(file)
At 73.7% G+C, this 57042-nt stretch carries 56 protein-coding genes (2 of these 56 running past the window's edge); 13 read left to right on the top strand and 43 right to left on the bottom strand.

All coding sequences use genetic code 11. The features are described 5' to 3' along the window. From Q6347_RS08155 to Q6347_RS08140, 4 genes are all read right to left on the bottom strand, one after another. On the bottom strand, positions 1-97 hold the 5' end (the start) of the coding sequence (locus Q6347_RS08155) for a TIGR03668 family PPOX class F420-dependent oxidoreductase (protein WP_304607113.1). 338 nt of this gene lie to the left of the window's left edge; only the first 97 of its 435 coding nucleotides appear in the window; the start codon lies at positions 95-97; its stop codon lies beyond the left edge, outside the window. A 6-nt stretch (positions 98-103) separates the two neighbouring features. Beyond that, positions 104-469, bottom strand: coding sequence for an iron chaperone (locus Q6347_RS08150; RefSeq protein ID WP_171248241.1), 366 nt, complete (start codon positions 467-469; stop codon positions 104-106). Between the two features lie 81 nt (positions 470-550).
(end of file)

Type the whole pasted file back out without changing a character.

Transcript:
At 73.7% G+C, this 57042-nt stretch carries 56 protein-coding genes (2 of these 56 running past the window's edge); 13 read left to right on the top strand and 43 right to left on the bottom strand.

All coding sequences use genetic code 11. The features are described 5' to 3' along the window. From Q6347_RS08155 to Q6347_RS08140, 4 genes are all read right to left on the bottom strand, one after another. On the bottom strand, positions 1-97 hold the 5' end (the start) of the coding sequence (locus Q6347_RS08155) for a TIGR03668 family PPOX class F420-dependent oxidoreductase (protein WP_304607113.1). 338 nt of this gene lie to the left of the window's left edge; only the first 97 of its 435 coding nucleotides appear in the window; the start codon lies at positions 95-97; its stop codon lies beyond the left edge, outside the window. A 6-nt stretch (positions 98-103) separates the two neighbouring features. Beyond that, positions 104-469, bottom strand: coding sequence for an iron chaperone (locus Q6347_RS08150; RefSeq protein ID WP_171248241.1), 366 nt, complete (start codon positions 467-469; stop codon positions 104-106). Between the two features lie 81 nt (positions 470-550).